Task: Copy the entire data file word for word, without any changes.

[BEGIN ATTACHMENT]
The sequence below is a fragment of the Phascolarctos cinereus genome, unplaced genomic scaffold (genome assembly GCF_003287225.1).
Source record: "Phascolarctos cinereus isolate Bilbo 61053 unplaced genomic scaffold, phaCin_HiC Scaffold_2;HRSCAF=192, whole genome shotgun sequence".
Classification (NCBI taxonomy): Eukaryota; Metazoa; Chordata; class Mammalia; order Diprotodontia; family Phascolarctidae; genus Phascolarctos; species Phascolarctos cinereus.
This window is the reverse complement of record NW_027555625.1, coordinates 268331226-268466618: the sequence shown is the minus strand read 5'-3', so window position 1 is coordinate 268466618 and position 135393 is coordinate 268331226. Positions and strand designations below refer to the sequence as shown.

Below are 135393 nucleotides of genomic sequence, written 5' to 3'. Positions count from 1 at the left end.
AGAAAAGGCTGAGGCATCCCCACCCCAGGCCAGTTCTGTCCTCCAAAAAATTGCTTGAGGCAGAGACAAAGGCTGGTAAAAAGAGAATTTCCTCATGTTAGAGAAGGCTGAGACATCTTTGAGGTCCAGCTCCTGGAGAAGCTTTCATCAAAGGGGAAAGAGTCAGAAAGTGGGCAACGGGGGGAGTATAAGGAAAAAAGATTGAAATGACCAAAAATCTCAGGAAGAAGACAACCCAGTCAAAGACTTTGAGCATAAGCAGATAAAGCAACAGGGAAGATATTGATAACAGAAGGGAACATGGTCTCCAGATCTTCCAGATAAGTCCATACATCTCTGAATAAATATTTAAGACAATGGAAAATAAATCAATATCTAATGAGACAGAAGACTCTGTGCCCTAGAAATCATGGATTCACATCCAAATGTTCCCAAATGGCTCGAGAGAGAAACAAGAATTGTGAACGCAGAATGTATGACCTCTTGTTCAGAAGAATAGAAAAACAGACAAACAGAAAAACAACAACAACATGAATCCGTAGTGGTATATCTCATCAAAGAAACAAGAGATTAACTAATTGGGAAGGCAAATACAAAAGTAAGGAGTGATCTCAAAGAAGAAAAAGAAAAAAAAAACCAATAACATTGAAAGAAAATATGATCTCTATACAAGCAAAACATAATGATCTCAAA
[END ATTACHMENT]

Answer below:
The sequence below is a fragment of the Phascolarctos cinereus genome, unplaced genomic scaffold (genome assembly GCF_003287225.1).
Source record: "Phascolarctos cinereus isolate Bilbo 61053 unplaced genomic scaffold, phaCin_HiC Scaffold_2;HRSCAF=192, whole genome shotgun sequence".
Classification (NCBI taxonomy): Eukaryota; Metazoa; Chordata; class Mammalia; order Diprotodontia; family Phascolarctidae; genus Phascolarctos; species Phascolarctos cinereus.
This window is the reverse complement of record NW_027555625.1, coordinates 268331226-268466618: the sequence shown is the minus strand read 5'-3', so window position 1 is coordinate 268466618 and position 135393 is coordinate 268331226. Positions and strand designations below refer to the sequence as shown.

Below are 135393 nucleotides of genomic sequence, written 5' to 3'. Positions count from 1 at the left end.
AGAAAAGGCTGAGGCATCCCCACCCCAGGCCAGTTCTGTCCTCCAAAAAATTGCTTGAGGCAGAGACAAAGGCTGGTAAAAAGAGAATTTCCTCATGTTAGAGAAGGCTGAGACATCTTTGAGGTCCAGCTCCTGGAGAAGCTTTCATCAAAGGGGAAAGAGTCAGAAAGTGGGCAACGGGGGGAGTATAAGGAAAAAAGATTGAAATGACCAAAAATCTCAGGAAGAAGACAACCCAGTCAAAGACTTTGAGCATAAGCAGATAAAGCAACAGGGAAGATATTGATAACAGAAGGGAACATGGTCTCCAGATCTTCCAGATAAGTCCATACATCTCTGAATAAATATTTAAGACAATGGAAAATAAATCAATATCTAATGAGACAGAAGACTCTGTGCCCTAGAAATCATGGATTCACATCCAAATGTTCCCAAATGGCTCGAGAGAGAAACAAGAATTGTGAACGCAGAATGTATGACCTCTTGTTCAGAAGAATAGAAAAACAGACAAACAGAAAAACAACAACAACATGAATCCGTAGTGGTATATCTCATCAAAGAAACAAGAGATTAACTAATTGGGAAGGCAAATACAAAAGTAAGGAGTGATCTCAAAGAAGAAAAAGAAAAAAAAAACCAATAACATTGAAAGAAAATATGATCTCTATACAAGCAAAACATAATGATCTCAAA